Strong Managers, Weak Owners: The Political Roots of American Corporate Finance

By Mark J. Roe | Go to book overview

Acknowledgments

Several chapters here derive from articles that I published previously:

Political and Legal Restraints on Corporate Control, 27 Journal of Financial Economics 7 (1990).

A Political Theory of American Corporate Finance, 91 Columbia Law Review 10 (1991).

Institutional Fiduciaries in the Corporate Boardroom, in Institutional Investors: Challenges and Responsibilities 292 (Irwin 1991).

Political Elements in the Creation of a Mutual Fund Industry, 139 University of Pennsylvania Law Review 1469 (1991).

Foundations of Corporate Finance: The 1906 Pacification of the Insurance Industry, 93 Columbia Law Review 639 (1993).

Understanding the Japanese Keiretsu: Overlaps Between Corporate Governance and Industrial Organization, 102 Yale Law Journal 871 (1993) (with Ronald Gilson).

Takeover Politics, in The Deal Decade 321 (Brookings Institution 1993).

Some Differences in Corporate Structure in Germany, Japan, and the United States, 102 Yale Law Journal 1927 (1993).

The Modern Corporation and Private Pensions, 41 UCLA Law Review 75 (1993).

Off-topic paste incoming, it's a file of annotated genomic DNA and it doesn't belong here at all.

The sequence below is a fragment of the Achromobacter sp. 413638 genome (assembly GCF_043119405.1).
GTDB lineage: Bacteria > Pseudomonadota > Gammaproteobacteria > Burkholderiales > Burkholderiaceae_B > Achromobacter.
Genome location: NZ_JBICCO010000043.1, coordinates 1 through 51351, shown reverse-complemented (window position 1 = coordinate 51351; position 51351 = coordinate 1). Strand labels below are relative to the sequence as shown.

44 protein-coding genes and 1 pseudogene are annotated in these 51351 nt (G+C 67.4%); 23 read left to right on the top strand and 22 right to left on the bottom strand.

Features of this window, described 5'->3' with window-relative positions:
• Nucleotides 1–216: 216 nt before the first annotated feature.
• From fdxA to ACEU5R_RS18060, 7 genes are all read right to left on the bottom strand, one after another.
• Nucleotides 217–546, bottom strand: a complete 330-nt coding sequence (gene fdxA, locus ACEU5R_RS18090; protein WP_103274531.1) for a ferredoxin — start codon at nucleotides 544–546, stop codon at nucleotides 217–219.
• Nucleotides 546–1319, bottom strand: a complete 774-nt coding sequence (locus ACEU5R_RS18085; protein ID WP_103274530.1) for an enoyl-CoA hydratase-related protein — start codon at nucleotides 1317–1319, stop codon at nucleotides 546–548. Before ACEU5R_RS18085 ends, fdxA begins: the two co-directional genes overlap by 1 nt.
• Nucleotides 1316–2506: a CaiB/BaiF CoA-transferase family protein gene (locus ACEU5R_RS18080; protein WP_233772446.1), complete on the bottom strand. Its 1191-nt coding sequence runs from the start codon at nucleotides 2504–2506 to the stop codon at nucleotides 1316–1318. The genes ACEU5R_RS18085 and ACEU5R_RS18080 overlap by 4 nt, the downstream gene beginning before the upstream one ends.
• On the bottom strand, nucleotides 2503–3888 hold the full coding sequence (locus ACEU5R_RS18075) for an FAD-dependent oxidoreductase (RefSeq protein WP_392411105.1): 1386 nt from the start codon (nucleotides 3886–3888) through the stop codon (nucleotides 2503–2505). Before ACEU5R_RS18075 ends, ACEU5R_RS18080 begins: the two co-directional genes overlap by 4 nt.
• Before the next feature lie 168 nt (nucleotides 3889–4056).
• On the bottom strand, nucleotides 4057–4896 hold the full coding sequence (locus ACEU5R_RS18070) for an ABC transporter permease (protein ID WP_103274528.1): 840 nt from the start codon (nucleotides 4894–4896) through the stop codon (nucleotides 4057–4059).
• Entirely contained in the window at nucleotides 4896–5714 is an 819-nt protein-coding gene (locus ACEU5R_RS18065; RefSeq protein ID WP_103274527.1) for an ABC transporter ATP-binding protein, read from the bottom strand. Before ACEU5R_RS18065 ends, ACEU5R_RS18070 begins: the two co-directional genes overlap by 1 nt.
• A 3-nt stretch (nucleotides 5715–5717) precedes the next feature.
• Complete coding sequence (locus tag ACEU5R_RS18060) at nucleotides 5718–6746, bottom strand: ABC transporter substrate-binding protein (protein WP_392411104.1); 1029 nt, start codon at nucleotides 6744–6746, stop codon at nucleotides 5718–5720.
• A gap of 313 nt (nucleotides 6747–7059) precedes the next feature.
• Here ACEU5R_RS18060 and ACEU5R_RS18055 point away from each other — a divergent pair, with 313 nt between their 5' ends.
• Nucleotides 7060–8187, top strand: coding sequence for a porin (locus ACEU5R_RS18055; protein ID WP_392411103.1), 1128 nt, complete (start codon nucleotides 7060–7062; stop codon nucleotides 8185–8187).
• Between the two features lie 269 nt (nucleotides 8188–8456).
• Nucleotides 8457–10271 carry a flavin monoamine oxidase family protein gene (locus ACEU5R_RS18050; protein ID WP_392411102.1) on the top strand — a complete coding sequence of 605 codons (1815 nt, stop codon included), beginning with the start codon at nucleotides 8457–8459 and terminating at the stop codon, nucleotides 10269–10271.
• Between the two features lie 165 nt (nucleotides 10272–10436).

A number of people read and commented on those articles; I thanked them then, and I thank them again, especially Bernie Black, Jeff Gordon, Victor Goldberg, and Lou Lowenstein, who commented on them all. Special thanks go to Ronald Gilson, my collaborator for an article on which chapter 19 is based, and Bevis Longstreth, both of whom read and commented on the book as a whole.

Financial support for release time came from the Bradley Foundation in 1990; the Columbia Institutional Project also supported my efforts. Two deans at Columbia Law School, Barbara Black and Lance Liebman, were generous in relieving me from administrative and other responsibilities to work on this book. Julie Gavazov and Lyn Grossman did some fine editorial work.

April 1994 Columbia Law School

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